They married during Greene’s first year of medical school — now 37 years ago.

“It’s a long time to know someone, but in a very good way,” Greene says. “She says she takes up all the slack, and she does — whether it is managing our finances, doing our taxes or buying property.”

Together, they raised two sons — one an artist who lives in Nashville, the other a radio producer who lives in Atlanta.

“It’s interesting that my sons’ chosen vocations — art and entertainment — are in areas that we had always enjoyed together,” Greene reflects.

Linda, a graduate of David Lipscomb University, is also a top-notch cook, according Greene.

“I say that there’s no reason to eat out unless she wants a break from cooking. For my tastes no one cooks as well as she does. And that’s across the board. Anytime she wants to go out, we’ll go out, but I have never been to a restaurant that serves food that I like as well.”

Greene says Linda has always worked hard, even when it meant supporting the young couple as Greene went to medical school.

From a lab coat to Army fatigues

In order to support himself through college, Greene was enrolled in ROTC for the first two years. He knew that at some point he would have an obligation to serve his country. The year after he completed medical school, Greene was drafted.

Having grown up in Georgia and gone to college and medical school in Georgia, it would be natural to assume that being in the military would at least take Greene outside the borders of the Peach State. But it didn’t.

“I didn’t go too far. I went to Fort Benning, Ga. — the home of the infantry,” he says.

Greene served as a general medical officer for his two years of service. He says one of his most interesting experiences during that time was being the stockade surgeon.

“The general medical officers drew straws for the position. I lost and had to be stockade surgeon for six months, which primarily involves checking on the soldiers who are in the stockade,” Greene says. “One of the most interesting prisoners at that time was Lt. [William] Calley, the young lieutenant in charge of the platoon involved in the My Lai Massacre in Vietnam. “He was under house arrest at that time, so we went by every day to check on him,” Greene says.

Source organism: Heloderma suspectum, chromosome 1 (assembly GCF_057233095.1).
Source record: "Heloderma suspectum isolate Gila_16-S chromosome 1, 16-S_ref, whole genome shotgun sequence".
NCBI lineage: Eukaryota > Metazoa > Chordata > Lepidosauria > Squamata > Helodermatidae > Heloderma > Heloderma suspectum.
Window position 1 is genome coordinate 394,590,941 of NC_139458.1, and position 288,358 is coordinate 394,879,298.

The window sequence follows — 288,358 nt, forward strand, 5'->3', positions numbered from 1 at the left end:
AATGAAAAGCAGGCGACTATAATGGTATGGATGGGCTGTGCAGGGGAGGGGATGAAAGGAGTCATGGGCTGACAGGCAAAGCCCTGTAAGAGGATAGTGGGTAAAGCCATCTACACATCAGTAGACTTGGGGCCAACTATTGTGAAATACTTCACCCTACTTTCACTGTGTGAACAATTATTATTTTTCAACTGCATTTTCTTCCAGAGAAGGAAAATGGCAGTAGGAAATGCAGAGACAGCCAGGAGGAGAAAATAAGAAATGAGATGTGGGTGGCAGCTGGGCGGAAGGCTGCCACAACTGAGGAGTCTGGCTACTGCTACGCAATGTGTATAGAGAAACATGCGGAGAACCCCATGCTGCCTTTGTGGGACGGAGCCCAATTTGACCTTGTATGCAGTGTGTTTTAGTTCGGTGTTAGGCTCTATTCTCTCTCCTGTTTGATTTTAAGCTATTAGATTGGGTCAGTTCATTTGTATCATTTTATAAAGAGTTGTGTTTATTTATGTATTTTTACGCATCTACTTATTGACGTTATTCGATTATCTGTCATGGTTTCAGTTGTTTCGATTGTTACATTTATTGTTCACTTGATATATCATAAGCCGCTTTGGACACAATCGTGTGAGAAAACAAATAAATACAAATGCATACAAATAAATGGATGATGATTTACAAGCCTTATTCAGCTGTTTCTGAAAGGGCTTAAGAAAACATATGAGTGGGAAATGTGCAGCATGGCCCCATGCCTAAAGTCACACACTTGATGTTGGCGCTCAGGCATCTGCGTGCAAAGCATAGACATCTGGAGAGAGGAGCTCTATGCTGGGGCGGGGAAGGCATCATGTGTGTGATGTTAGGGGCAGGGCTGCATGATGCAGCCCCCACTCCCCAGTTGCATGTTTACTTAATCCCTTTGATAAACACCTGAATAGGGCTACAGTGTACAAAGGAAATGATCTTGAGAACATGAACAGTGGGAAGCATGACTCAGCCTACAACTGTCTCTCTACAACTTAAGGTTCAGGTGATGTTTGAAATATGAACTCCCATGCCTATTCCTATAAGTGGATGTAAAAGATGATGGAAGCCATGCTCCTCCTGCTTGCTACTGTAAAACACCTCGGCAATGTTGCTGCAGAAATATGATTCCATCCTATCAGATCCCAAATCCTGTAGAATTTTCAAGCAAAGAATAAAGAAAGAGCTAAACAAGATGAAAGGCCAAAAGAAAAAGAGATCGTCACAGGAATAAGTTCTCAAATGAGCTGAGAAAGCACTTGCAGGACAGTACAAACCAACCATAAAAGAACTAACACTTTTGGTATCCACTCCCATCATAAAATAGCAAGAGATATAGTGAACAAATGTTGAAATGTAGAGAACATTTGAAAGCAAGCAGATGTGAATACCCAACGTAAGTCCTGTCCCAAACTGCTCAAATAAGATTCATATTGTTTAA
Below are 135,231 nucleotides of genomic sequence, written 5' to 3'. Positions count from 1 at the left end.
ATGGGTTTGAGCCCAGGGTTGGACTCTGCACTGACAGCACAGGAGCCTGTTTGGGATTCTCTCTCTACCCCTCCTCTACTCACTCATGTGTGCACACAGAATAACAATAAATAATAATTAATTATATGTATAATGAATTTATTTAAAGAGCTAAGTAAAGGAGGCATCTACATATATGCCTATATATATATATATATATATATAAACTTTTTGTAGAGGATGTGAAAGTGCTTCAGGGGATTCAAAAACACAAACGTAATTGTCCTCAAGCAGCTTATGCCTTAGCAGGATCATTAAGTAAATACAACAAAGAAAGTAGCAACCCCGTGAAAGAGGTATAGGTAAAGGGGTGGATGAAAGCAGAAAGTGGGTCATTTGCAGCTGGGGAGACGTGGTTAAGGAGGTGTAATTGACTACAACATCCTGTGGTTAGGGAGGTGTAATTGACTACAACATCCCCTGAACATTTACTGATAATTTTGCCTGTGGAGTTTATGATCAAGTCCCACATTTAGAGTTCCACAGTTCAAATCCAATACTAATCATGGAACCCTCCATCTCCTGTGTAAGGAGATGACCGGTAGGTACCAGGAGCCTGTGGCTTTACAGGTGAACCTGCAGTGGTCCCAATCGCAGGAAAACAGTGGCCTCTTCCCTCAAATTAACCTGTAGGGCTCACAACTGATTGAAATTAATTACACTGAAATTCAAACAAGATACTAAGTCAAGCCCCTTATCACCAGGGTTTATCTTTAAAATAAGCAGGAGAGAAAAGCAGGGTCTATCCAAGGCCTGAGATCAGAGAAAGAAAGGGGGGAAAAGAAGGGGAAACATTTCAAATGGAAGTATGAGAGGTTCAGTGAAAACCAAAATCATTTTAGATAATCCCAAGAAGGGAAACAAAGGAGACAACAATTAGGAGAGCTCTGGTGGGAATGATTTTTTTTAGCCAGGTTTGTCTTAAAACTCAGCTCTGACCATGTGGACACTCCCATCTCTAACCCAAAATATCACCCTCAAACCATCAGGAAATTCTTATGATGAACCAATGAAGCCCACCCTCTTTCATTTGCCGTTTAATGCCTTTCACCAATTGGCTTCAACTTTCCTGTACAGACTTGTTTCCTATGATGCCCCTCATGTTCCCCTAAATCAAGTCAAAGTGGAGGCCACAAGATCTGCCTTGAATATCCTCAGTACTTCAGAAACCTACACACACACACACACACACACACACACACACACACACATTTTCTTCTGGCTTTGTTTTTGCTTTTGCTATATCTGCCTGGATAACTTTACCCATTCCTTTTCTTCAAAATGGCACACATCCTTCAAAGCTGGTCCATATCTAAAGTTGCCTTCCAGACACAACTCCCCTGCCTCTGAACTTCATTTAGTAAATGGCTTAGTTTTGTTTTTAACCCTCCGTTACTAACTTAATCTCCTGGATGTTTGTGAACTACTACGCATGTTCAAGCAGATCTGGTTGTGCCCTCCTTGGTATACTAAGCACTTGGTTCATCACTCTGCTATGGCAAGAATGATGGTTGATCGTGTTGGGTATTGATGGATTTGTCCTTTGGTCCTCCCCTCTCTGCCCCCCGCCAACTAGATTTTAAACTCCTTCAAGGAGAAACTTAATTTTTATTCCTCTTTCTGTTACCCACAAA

It was also during his service in the military that Greene developed an interest in adolescent and young adult medicine. He was caring for young soldiers and their wives, most of whom were between 18 and 20 and were usually under a great deal of stress. Treating this age group would become his lifelong commitment.

Treating a new troop

Greene finally made his border-break, and came to Vanderbilt as a resident physician in pediatrics in 1973. The young physician and veteran thrived at Vanderbilt and was chief resident in 1975 and 1976. Georgia pulled him back for a year as assistant professor of the Ambulatory Division of the Medical College of Georgia, but he returned to Vanderbilt in 1977 as an assistant professor.

“I began developing an adolescent medicine program because there was not one at Vanderbilt and there were only a few in the country,” Greene says. In 1979, he became director of the Division of Adolescent Medicine and added the Student Health Center and Division of College Health/Young Adult Medicine to his plate in 1981.

“He founded adolescent medicine and has been committed to supporting and promoting it,” says Lynn Walker, Ph.D., director of the division of Adolescent Medicine and Behavioral Science. She has collaborated with Greene on research throughout the last 20 years. “Dr. Greene sees the strengths in adolescents — he realizes this is an important stage of life and has gone out of his way to provide the best service to this age group. He had a mission, and has worked hard to see it fulfilled.”

Greene remained director of both Adolescent Medicine and Student Health until 1995.

“When you’re 35, to hold both positions is fine. When you’re 45, it’s a challenge. When you’re 55, it can be painful. So I decided I could do only one or the other and do it well, so I moved exclusively to Student Health,” Greene says. But it wasn’t an easy decision.

“One of the reasons I stayed in Adolescent Medicine so long is because the kids I cared for in that practice had similar needs to those who I had known growing up in Georgia. I had the feeling: let’s see if I can help someone who was sort of in the same position I was at one time during my youth,” he says.

“I became interested in the age group thinking that maybe I could be a stabilizing force in some of their lives. I enjoyed helping young people. You know the saying that there may be a lot of darkness, but if we can light just one candle, we can make a difference. Let them know there is someone who will listen to their situation and will be an adult who doesn’t want anything from them and doesn’t expect anything from them, but who they can talk with and relate to.”

Greene has lit many candles during his career and continues to get calls, cards and letters from teen-agers that he took care of years ago.